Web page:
Not sure how much spray foam insulation you should apply? 

The maximum thickness of spray foam that builders usually apply is between 2 to 10 inches. Maximum thickness, however, varies and is influenced by several factors such as the type of spray foam, the insulation’s location and required R-Value, the climate, as well as how the material was formulated. 

In this article, we will explore why spray foam needs to be applied according to the optimal thickness.

What’s The Standard Thickness For Spray Foam?

The standard amount or maximum thickness of spray polyurethane foam builders can apply on residential and commercial buildings appears to be a confusing and long-standing discourse. And it seems like a lot of contractors are unaware of the fact that the insulation material has standard thickness. 

But per the newsletter published by Insulation Institute, the standard or maximum thickness of spray polyurethane foam may be 2 inches only. Although this is an average recommendation, it may vary depending on several factors.

Limitation on foam thickness is divided into two categories: maximum cured-foam thickness arising from code-mandated flame-spread tests and maximum thickness per pass during installation of the spray foam. Manufacturers also formulate their products differently which—depending on the tests’ results conducted by the International Code Council Evaluation Service (ICC-ES)—makes each product vary in maximum thickness.

Spray foam also comes in two forms: closed-cell and open-cell spray foam. Each type varies in terms of standard thickness since their composition and thermal performance differ too. On top of that, the maximum thickness based on spray foam code requirements does not provide the standard insulation specifications, specifically the R-Value. 

Due to this, builders calculate the amount or maximum thickness of spray foam based on the required R-Value needed for a specific assembly. There is also a general rule among insulation experts to follow and adhere to the manufacturer’s recommended thickness.

That said, below are the typical standard thickness builders follow for both open-cell and closed-cell spray foam insulation.

For Open-cell Spray Foam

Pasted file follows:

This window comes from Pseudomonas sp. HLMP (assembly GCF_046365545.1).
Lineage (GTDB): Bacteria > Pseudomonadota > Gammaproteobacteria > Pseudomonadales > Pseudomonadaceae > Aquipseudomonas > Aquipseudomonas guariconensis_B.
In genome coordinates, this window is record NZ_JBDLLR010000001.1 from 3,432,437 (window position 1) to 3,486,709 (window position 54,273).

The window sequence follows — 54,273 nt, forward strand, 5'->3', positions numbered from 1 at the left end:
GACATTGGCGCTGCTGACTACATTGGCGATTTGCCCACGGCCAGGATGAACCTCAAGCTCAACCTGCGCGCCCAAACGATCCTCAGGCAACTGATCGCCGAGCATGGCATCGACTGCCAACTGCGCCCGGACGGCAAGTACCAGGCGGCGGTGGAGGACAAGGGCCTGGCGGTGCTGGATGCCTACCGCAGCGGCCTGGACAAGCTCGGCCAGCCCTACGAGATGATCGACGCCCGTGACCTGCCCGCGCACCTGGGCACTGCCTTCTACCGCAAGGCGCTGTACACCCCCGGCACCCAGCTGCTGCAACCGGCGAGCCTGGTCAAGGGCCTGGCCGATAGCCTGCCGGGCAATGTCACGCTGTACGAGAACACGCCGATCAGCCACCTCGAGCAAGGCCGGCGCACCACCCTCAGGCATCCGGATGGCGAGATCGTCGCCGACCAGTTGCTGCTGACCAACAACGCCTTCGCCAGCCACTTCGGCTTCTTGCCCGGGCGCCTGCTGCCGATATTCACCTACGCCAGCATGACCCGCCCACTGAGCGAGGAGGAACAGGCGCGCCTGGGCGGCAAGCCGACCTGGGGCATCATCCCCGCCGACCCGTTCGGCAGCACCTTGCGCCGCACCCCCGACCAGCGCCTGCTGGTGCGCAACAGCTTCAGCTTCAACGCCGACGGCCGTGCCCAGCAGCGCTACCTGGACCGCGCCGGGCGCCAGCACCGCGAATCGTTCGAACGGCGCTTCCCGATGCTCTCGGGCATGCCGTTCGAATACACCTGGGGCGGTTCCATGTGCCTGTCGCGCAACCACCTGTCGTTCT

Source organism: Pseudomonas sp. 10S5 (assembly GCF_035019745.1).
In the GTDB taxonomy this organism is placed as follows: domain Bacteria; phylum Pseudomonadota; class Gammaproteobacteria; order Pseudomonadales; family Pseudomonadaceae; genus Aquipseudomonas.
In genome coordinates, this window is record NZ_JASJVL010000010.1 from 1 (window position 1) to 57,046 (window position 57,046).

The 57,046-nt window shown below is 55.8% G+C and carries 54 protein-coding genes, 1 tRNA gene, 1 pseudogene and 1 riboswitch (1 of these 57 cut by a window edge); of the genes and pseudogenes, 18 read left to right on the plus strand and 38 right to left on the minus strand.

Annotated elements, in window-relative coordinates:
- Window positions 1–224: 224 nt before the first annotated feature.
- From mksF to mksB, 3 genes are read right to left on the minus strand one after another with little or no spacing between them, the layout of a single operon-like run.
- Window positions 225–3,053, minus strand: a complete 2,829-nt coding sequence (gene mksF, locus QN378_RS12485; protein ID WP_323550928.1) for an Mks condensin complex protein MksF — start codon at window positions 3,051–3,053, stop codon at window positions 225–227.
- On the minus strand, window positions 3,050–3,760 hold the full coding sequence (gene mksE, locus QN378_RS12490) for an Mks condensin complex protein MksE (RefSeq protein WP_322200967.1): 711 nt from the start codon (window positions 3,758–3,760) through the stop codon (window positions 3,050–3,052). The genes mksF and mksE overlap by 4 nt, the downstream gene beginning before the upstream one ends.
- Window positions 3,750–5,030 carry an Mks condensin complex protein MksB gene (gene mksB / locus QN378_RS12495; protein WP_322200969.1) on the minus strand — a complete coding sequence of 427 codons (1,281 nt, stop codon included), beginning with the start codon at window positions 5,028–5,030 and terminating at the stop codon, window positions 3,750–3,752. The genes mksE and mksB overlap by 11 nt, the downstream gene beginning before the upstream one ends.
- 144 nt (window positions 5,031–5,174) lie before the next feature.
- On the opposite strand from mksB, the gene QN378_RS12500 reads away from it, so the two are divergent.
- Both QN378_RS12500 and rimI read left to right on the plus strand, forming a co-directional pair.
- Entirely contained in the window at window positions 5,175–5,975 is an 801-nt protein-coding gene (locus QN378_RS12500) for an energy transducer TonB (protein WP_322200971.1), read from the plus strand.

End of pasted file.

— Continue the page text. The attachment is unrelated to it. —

• Walls: Up to 3 inches
  • Ceiling or roof deck: 6 to 10 inches
  • Basement: Between 2 to 7 inches

For Closed-cell Spray Foam

  • Walls: Between 2 to 3 inches
  • Ceiling or roof deck: 4 to 5 inches
  • Basement: Between 2 to 7 inches

What Affects The Optimal Thickness of Spray Foam?

The amount of spray polyurethane foam builders can apply varies depending on different factors, including the type and brand of spray foam, location, as well as weather.

Here’s why.

Type of Spray Foam

As you noticed earlier, closed-cell and open-cell spray foams vary in maximum thickness. That is because each spray foam varies in composition and R-Value. Open-cell, for example, is pliable and lightweight while closed-cell is dense and rigid. And these essentially affect their thermal resistance or R-Value.

Closed-cell spray foam’s thick and heavy composition makes it a better heat barrier, giving it a higher R-Value of R-6 to R-7 per inch. Meanwhile, open-cell spray foam is light and elastic, giving it a not-so-high R-Value of R-3.6 to R-3.9 per inch.  

Location of Insulation

Building codes require specific R-Value on each assembly of a structure. Consequently, codes affect spray foam insulation’s standard thickness.

As you noticed earlier, the amount of open-cell and closed-cell spray foam changes according to the location. In the basement, for example, the typical thickness builders apply is 2 to 7 inches for both insulation types. In the ceiling and roof deck, however, open-cell needs to be applied 6 to 10 inches while closed-cell requires 4 to 5 inches only.  


Apart from the location of insulation, climate affects the optimal thickness of spray foam too. In places with colder weather, the required average R-Value for attic insulation is between R-38 and R-49, while all climate zones must not go lower than R-30. 

Below is a chart showing the required R-Value for each assembly in seven, different climate zones across the USA. 

Climate ZoneFor WallsFor AtticFor Floor


There are a lot of spray polyurethane foam manufacturers today. And each of them has its way or formula on how to create the insulation material. It is also the reason why insulation experts made the general rule of following the manufacturer’s recommended thickness.

Essentially, a spray foam’s formulation or how it was catalyzed significantly affects the amount of material that needs to be applied. Roger Morrison, North Carolina Foam Industries production manager, explained that if the foam is heavily catalyzed, the application must be thinner because the heat from the exothermic reaction is produced quickly.

How Thickness Affects R-Value of Spray Foam?

In insulation, it is a general rule that the thicker the material is the better the R-Value is as well. But an insulation material’s R-Value does not rely on thickness alone. Density and the type of insulation material play a key role too.

Take closed-cell spray foam, as an example. It is denser and rigid which gives it an R-Value of R-6 to R-7 per inch. Unlike open-cell spray foam which is light and pliable and has an R-Value of R-3.6 to R-3.9 per inch only. 


Justin's been in construction for over 20 years in both new build and renovation. With experience in both commercial and residential construction, he specializes in healthier and more energy-efficient homes.

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